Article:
Friday, March 15, 2019


Travel to Europe is usually smooth, occasionally frustrating, sometimes chaotic. By now, I think I've hit every combination of the above. I've learned a lot: "what will be, will be" is a far better slogan to repeat to yourself than "this is crazy!" Quick meditation or indeed any exercise in mindfulness is invaluable. If you feel rotten, terrified, exasperated, impatient -- several minutes of belly breaths and a focus on what's going on in your own space does wonders. Music is a great assist. Books are better than constant screen time. Indeed, if you really want to arrive at your destination totally spaced out, be sure to watch movies nonstop. Too, they're not kidding when they tell you to stay hydrated. Especially if you down a drink or two in flight (after all, champagne is free on Air France) -- double the water you'd have at home. And so on.

I can't say I used all the above, but I pulled out a few. My flight was very late getting in to Detroit (the falling ceiling problem) and people were missing flights, and because it was so late, most had to overnight in Detroit. It didn't help that we landed in the very first thunderstorm of the year. I don't care how calm you are about flying, it does tickle your nerve somewhat to be bumping between flashes of lightening. In other words, everyone on the plane was in a foul mood. I was glad to move on to my next flight.

The Air France plane taking me from Detroit to Paris was a Boeing 787. The plane was beautiful and I had the perfect seat. Still, you had to feel sorry for all the people affected by the Boeing tragedy of this week. Planes are so safe these days, but when something happens, your heart hurts for all those affected by it.

This flight was shorter than usual. Less than seven hours. Unfortunately, the captain decided that there was enough turbulence to keep the seat belt sign on for the whole flight. I thought he maybe forgot about it, because it really wasn't that bad. If you drink a lot of water, then you tend to not like the lit seat belt sign. So let me modify my piece of wisdom: drink a moderate amount of water!

Transferring to another flight at the Paris airport is always an adventure. The path to your next gate is never ever the same so just when you think you learned your way around, you get a new twist thrown in.  But, I like the airport anyway. Who knows why. Maybe because it's a nice first taste of France, with all its idiosyncrasies and pleasant peculiarities. And on the return, I like any airport that gets me closer to being home. For all my travels, I do love home.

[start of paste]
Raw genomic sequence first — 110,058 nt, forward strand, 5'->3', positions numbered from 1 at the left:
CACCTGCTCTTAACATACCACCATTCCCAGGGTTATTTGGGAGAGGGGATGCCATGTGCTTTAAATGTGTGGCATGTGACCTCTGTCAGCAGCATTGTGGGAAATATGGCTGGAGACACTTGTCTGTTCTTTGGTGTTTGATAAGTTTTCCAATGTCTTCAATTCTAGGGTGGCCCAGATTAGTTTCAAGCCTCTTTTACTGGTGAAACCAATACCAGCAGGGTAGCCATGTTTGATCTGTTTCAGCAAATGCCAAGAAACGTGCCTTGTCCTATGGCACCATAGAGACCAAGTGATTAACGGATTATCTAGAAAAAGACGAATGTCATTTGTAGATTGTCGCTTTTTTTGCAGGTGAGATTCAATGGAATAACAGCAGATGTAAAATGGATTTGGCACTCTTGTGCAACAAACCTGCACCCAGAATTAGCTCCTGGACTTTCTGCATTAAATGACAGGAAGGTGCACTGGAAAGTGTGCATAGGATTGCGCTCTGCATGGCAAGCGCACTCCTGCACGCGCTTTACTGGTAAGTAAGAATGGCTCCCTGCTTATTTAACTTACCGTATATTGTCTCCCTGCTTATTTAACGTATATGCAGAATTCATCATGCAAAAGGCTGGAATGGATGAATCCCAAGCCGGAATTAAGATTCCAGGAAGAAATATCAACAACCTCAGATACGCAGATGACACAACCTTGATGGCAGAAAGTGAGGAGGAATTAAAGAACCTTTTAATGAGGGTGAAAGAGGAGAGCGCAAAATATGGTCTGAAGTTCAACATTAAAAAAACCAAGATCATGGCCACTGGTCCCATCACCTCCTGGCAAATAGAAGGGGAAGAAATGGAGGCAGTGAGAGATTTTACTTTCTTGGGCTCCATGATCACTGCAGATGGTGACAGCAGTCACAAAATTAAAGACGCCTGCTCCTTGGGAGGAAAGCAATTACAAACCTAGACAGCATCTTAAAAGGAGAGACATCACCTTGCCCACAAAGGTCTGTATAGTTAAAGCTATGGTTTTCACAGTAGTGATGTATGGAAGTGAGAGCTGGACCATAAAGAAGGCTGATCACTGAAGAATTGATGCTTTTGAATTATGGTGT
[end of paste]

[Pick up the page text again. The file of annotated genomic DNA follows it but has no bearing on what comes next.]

My final flight to Warsaw is full of Polish people. Of course. It's always full of Polish people and if I may generalize, they all have too much hand luggage. Americans have too much hand luggage as well, but ours tends to be square and predictable. Polish hand luggage is more interesting.

Despite the flight's skew toward Polishness, there are also a handful of Americans, and, too, French businessmen. But I sit next to none of these people. My seatmate is a woman who is probably exactly my age. Eerily, she eats and drinks exactly the same things as I do. She reads, I read. But she is French speaking and her passport is French and she dabs French lipstick on her mouth after lunch. Most noticeably, she is dressed and tended in ways that make me feel like a log roller from Wyoming. (And I wear all my best shirts and pants on trips to Europe; she would be horrified to run into me on days when I pick up Snowdrop.) Of course, she cannot tell that secretly, I am Polish. And maybe she is also secretly Polish?

I arrive in Warsaw towards evening.  (The weather is at the moment, not unlike ours in Wisconsin, though their winter overall has been very very mild.)


That's the price you pay for leaving Madison late -- you lose the whole next day to travel. My sister is waiting for me and we quickly take a cab to the office that handles my apartment internet: I need to sign some papers and time is of essence. I don't know why I ever thought apartment ownership would be easy. It's not, even as my sister takes care of the vast majority of headaches that come with it.

From there, we walk a not short distance, suitcase, backpack and all, to the big grocery store, where, believe it or not, I shop for tomorrow's dinner. It just seemed like a good time to get this out of the way.

Finally, a couple of subways later (still tugging the suitcase, the back pack and two bags of groceries, though I leave the latter to my ever helpful sister), I'm out on the street again, on Nowy Swiat, walking home.


Yes, arriving at this tiny one bedroom place in a prewar building at Tamka street is always nice.


I unpack a recent photo of my family and set it in the bedroom where I can see it constantly.

There isn't much that I feel like doing tonight. I eat foods brought over by my sister...


I tidy, I talk to Ed, I finish my writing for the day. And really, thinking back now, it was a good day. When you get to your place in one piece, with all your carry-ons and accessories, more or less on schedule, I'd say you have no reason to complain.